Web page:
The influence of weather systems in controlling mass balance in the Southern Alps of New Zealand
Journal of Geophysical Research: Atmospheres (2019)
The recent advance of some fast‐responding glaciers in New Zealand demonstrates that regional variability in atmospheric circulation can counteract the effects of global warming.
Until recently, a key challenge in quantifying how weather systems influence glaciers has been the lack of observational data from high‐elevation sites in the Southern Alps.
Using high‐quality meteorological and glaciological observations from Brewster Glacier over four summers and two winters, a physically based mass balance model is used to resolve daily ablation and solid precipitation. Composite analysis confirms ablation is largely controlled by changes in meridional airflow, with high ablation associated with north to northwest airflow, while low ablation is associated with south to southwest airflow.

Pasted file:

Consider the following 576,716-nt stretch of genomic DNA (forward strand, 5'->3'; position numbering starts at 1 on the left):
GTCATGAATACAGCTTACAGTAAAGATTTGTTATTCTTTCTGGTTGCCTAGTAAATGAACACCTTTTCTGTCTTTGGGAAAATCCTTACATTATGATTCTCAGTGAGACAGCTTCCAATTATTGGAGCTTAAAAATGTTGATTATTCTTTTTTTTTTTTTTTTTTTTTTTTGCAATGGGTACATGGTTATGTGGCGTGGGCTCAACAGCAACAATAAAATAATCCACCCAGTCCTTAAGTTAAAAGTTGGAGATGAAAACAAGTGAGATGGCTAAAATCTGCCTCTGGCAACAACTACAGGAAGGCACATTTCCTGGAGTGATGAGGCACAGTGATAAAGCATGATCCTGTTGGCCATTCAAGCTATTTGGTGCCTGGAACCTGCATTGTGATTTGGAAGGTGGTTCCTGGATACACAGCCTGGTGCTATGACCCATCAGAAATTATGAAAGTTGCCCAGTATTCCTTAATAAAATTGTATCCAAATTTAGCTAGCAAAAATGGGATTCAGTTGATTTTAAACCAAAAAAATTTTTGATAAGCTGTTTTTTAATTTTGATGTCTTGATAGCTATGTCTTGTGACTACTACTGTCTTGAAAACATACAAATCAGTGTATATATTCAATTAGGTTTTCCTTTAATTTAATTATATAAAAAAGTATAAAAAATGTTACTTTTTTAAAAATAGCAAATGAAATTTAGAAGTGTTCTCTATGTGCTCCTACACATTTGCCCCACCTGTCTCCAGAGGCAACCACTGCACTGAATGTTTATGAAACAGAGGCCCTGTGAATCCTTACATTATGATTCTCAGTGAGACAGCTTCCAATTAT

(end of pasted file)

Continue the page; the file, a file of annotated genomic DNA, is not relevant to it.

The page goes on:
The largest snowfall events in the cool season also occur during northwesterly airflow, highlighting the importance of seasonality (i.e., whether an event occurs in the ablation or accumulation period) for mass balance. Application of a synoptic weather typing approach commonly used for the New Zealand region, known broadly as Kidson weather types, revealed that three established regimes (trough, zonal, and blocking) are less effective in resolving variability in ablation and snowfall than a simple procedure that groups weather types using geostrophic flow direction. The frequency of four weather types can explain approximately 40% of the variance in mass balance over a 42‐year period.
This highlights that future regional variability or trends in large‐scale circulation and their seasonality, superimposed on background warming, will be important in shaping glacier mass balance in the coming decades.